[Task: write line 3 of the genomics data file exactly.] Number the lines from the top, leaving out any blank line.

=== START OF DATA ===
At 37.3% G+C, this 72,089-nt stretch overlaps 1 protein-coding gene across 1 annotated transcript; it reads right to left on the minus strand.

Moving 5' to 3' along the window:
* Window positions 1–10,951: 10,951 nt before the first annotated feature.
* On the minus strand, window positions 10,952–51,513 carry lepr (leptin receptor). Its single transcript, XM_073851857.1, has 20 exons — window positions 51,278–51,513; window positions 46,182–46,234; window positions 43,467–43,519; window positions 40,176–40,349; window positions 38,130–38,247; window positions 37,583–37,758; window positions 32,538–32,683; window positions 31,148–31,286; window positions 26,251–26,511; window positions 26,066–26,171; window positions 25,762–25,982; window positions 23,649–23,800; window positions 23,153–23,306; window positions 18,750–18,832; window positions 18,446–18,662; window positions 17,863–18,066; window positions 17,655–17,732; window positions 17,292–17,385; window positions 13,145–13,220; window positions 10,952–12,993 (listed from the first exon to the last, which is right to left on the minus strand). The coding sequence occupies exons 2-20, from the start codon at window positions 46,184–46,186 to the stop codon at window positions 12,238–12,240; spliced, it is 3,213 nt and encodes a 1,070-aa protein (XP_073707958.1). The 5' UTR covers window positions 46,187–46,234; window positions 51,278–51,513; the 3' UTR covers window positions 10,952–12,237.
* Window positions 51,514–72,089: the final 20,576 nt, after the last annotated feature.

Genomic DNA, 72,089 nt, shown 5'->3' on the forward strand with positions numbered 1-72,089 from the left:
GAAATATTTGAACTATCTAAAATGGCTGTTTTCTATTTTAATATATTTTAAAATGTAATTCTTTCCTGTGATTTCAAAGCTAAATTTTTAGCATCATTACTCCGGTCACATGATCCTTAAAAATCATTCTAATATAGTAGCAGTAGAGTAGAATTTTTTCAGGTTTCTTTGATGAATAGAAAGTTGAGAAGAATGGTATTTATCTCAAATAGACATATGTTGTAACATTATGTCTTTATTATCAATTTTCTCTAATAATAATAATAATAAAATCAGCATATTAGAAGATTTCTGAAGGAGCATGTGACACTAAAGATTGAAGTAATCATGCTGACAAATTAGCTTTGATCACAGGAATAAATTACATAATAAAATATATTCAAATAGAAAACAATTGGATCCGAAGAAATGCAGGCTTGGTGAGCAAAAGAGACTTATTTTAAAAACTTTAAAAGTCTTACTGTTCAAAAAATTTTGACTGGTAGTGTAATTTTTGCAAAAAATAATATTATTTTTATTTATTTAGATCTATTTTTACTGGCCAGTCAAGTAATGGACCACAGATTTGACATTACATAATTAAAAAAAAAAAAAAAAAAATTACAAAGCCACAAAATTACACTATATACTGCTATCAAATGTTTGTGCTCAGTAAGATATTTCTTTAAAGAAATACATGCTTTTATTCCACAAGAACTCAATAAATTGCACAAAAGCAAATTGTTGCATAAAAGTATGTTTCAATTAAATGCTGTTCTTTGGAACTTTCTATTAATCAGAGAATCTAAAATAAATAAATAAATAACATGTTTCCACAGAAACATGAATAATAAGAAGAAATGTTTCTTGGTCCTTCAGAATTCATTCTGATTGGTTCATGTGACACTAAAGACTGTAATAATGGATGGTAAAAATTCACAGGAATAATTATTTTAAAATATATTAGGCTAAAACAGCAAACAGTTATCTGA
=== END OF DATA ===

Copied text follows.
* Window positions 1–10,951: 10,951 nt before the first annotated feature.